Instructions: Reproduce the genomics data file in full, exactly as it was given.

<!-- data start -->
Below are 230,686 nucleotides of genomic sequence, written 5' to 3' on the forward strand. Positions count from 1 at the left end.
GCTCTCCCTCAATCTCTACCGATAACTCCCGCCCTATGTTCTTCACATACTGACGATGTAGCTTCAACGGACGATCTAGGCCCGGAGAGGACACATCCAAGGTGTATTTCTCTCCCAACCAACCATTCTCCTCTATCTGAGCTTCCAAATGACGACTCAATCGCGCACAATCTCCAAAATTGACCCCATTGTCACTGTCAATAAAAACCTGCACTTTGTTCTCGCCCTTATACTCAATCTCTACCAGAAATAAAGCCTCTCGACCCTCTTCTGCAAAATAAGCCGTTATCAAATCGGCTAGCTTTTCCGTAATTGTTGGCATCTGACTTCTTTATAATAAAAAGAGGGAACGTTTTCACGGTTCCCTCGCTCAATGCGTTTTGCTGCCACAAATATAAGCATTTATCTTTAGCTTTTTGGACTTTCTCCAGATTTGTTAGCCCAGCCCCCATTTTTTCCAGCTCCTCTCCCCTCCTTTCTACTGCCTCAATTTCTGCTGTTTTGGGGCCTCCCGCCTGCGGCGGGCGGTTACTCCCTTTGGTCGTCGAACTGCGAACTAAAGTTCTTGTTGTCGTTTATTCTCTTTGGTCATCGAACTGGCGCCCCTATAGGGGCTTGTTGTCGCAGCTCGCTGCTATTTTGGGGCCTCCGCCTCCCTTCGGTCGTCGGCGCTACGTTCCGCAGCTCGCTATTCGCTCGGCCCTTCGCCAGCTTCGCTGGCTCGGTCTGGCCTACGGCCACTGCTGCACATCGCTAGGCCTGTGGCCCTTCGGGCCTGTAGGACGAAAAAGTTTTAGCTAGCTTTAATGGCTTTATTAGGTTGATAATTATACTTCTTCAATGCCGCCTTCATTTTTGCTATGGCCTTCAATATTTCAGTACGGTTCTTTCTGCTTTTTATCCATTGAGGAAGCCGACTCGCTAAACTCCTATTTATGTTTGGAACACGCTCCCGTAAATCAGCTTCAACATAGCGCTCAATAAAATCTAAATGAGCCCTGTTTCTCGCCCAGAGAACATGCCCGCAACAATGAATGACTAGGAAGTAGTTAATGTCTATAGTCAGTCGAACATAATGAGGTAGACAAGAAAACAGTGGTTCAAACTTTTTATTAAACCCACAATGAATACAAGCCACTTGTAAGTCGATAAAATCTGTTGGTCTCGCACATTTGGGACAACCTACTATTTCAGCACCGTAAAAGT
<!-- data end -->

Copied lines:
Below are 230,686 nucleotides of genomic sequence, written 5' to 3' on the forward strand. Positions count from 1 at the left end.
GCTCTCCCTCAATCTCTACCGATAACTCCCGCCCTATGTTCTTCACATACTGACGATGTAGCTTCAACGGACGATCTAGGCCCGGAGAGGACACATCCAAGGTGTATTTCTCTCCCAACCAACCATTCTCCTCTATCTGAGCTTCCAAATGACGACTCAATCGCGCACAATCTCCAAAATTGACCCCATTGTCACTGTCAATAAAAACCTGCACTTTGTTCTCGCCCTTATACTCAATCTCTACCAGAAATAAAGCCTCTCGACCCTCTTCTGCAAAATAAGCCGTTATCAAATCGGCTAGCTTTTCCGTAATTGTTGGCATCTGACTTCTTTATAATAAAAAGAGGGAACGTTTTCACGGTTCCCTCGCTCAATGCGTTTTGCTGCCACAAATATAAGCATTTATCTTTAGCTTTTTGGACTTTCTCCAGATTTGTTAGCCCAGCCCCCATTTTTTCCAGCTCCTCTCCCCTCCTTTCTACTGCCTCAATTTCTGCTGTTTTGGGGCCTCCCGCCTGCGGCGGGCGGTTACTCCCTTTGGTCGTCGAACTGCGAACTAAAGTTCTTGTTGTCGTTTATTCTCTTTGGTCATCGAACTGGCGCCCCTATAGGGGCTTGTTGTCGCAGCTCGCTGCTATTTTGGGGCCTCCGCCTCCCTTCGGTCGTCGGCGCTACGTTCCGCAGCTCGCTATTCGCTCGGCCCTTCGCCAGCTTCGCTGGCTCGGTCTGGCCTACGGCCACTGCTGCACATCGCTAGGCCTGTGGCCCTTCGGGCCTGTAGGACGAAAAAGTTTTAGCTAGCTTTAATGGCTTTATTAGGTTGATAATTATACTTCTTCAATGCCGCCTTCATTTTTGCTATGGCCTTCAATATTTCAGTACGGTTCTTTCTGCTTTTTATCCATTGAGGAAGCCGACTCGCTAAACTCCTATTTATGTTTGGAACACGCTCCCGTAAATCAGCTTCAACATAGCGCTCAATAAAATCTAAATGAGCCCTGTTTCTCGCCCAGAGAACATGCCCGCAACAATGAATGACTAGGAAGTAGTTAATGTCTATAGTCAGTCGAACATAATGAGGTAGACAAGAAAACAGTGGTTCAAACTTTTTATTAAACCCACAATGAATACAAGCCACTTGTAAGTCGATAAAATCTGTTGGTCTCGCACATTTGGGACAACCTACTATTTCAGCACCGTAAAAGT